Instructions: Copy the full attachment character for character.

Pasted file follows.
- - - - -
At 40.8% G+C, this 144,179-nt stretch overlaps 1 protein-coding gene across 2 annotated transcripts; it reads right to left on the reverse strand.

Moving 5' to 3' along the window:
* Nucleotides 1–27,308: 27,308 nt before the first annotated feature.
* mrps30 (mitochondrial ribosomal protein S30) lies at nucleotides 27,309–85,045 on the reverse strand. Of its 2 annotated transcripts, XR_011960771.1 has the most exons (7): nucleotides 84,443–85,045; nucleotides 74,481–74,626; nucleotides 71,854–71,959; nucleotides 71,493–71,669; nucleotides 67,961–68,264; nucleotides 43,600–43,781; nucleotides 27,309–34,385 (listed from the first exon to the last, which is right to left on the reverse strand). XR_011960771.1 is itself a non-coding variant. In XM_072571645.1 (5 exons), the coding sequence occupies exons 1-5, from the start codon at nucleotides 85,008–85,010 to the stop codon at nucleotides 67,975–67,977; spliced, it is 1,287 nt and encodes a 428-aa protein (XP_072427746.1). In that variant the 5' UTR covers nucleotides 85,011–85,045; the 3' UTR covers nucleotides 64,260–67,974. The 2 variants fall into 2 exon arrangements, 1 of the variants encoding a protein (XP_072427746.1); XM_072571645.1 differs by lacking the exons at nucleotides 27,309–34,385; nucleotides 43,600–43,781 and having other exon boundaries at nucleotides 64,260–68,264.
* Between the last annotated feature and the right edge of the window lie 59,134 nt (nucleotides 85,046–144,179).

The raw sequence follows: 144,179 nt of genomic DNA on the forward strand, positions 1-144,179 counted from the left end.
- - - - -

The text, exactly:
At 40.8% G+C, this 144,179-nt stretch overlaps 1 protein-coding gene across 2 annotated transcripts; it reads right to left on the reverse strand.

Moving 5' to 3' along the window:
* Nucleotides 1–27,308: 27,308 nt before the first annotated feature.
* mrps30 (mitochondrial ribosomal protein S30) lies at nucleotides 27,309–85,045 on the reverse strand. Of its 2 annotated transcripts, XR_011960771.1 has the most exons (7): nucleotides 84,443–85,045; nucleotides 74,481–74,626; nucleotides 71,854–71,959; nucleotides 71,493–71,669; nucleotides 67,961–68,264; nucleotides 43,600–43,781; nucleotides 27,309–34,385 (listed from the first exon to the last, which is right to left on the reverse strand). XR_011960771.1 is itself a non-coding variant. In XM_072571645.1 (5 exons), the coding sequence occupies exons 1-5, from the start codon at nucleotides 85,008–85,010 to the stop codon at nucleotides 67,975–67,977; spliced, it is 1,287 nt and encodes a 428-aa protein (XP_072427746.1). In that variant the 5' UTR covers nucleotides 85,011–85,045; the 3' UTR covers nucleotides 64,260–67,974. The 2 variants fall into 2 exon arrangements, 1 of the variants encoding a protein (XP_072427746.1); XM_072571645.1 differs by lacking the exons at nucleotides 27,309–34,385; nucleotides 43,600–43,781 and having other exon boundaries at nucleotides 64,260–68,264.
* Between the last annotated feature and the right edge of the window lie 59,134 nt (nucleotides 85,046–144,179).

The raw sequence follows: 144,179 nt of genomic DNA on the forward strand, positions 1-144,179 counted from the left end.